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Blog of the International Journal of Constitutional Law
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Book Roundtable on Margit Cohn’s A Theory of the Executive Branch: Tension and Legality | Part 4 | Tension and Legality: Response to Commentators

—Margit Cohn, Hebrew University of Jerusalem Faculty of Law While writing this book, and after it was published, I hoped that academics would be interested in my work, to an extent that they would not only read the book but, hopefully, both understand its main points, and be driven to comment on some of the

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Published on July 27, 2021
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Book Roundtable on Margit Cohn’s A Theory of the Executive Branch: Tension and Legality | Part 3 | Thinking About Executive Power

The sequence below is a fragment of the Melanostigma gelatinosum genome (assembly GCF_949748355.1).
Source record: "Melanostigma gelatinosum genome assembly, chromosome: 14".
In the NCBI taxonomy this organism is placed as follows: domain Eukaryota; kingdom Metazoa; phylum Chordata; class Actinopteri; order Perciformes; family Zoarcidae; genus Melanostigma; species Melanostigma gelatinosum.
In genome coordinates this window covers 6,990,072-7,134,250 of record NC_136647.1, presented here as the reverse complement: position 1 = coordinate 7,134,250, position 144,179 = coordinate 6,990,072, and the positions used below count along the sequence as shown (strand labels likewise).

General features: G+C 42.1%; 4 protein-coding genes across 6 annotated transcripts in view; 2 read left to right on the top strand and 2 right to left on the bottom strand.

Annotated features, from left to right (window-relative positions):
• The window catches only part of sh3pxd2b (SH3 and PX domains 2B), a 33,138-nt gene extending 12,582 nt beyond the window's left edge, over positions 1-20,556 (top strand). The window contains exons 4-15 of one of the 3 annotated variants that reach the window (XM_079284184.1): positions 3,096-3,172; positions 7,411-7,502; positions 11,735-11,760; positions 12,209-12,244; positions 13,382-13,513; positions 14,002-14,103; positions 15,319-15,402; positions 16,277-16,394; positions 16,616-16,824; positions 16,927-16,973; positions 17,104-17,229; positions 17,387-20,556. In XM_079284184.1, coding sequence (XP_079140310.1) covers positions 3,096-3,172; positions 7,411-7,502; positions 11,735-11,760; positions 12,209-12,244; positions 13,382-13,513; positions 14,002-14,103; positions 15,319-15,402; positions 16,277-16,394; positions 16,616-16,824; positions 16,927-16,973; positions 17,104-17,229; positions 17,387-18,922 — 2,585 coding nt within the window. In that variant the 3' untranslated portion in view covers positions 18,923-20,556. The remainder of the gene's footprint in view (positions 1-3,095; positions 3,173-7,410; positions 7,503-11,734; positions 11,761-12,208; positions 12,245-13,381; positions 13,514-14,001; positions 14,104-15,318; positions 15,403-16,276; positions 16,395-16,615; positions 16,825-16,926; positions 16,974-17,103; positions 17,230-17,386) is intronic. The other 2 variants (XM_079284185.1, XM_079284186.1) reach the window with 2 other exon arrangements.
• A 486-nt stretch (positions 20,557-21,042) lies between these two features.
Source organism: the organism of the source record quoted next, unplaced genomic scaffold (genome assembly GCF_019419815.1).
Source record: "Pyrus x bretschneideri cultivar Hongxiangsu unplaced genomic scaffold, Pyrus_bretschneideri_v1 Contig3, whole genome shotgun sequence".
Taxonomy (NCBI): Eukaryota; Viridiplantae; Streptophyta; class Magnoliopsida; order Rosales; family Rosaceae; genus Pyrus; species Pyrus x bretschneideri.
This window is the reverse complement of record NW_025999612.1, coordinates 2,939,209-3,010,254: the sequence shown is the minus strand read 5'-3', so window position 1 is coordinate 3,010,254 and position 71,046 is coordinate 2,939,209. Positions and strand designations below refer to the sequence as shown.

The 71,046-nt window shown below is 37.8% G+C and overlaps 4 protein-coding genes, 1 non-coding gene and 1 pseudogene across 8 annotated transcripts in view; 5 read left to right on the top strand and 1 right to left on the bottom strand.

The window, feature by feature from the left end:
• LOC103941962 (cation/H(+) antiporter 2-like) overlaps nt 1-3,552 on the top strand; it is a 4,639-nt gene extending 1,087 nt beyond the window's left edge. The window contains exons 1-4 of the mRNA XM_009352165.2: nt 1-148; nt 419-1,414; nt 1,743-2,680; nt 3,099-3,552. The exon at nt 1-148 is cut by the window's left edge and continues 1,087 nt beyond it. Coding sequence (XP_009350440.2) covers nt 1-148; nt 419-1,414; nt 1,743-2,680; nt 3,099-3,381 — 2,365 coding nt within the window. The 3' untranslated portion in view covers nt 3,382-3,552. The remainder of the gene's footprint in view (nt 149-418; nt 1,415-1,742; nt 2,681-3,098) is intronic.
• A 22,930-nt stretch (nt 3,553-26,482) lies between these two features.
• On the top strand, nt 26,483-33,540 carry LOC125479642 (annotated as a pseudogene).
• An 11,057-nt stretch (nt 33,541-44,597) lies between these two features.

—Conor Casey, University of Liverpool School of Law “There is nothing new under the sun” we are told in Ecclesiastes (1:9). This aphorism applies with particular force to public law scholarship, where we see the same conceptual and normative battles being waged in cyclical fashion by successive scholarly generations. Whether it’s over the pros and

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Published on July 24, 2021
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Book Roundtable on Margit Cohn’s A Theory of the Executive Branch: Tension and Legality | Part 2 | To the Executive Branch and Beyond

—Mark A. Graber, University of Maryland Carey School of Law Professor Margit Cohn has written a book that is terrific on two dimensions.  The first concerns substance. Readers will be a lot smarter than they were before reading A Theory of Executive Branch.  Professor Cohnhas much to teach constitutional scholars in the United States, the

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Published on July 24, 2021
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Book Roundtable on Margit Cohn’s A Theory of the Executive Branch: Tension and Legality | Part 1 | Politics as Law: Understanding How (Normatively and Descriptively) to Regulate the Executive Power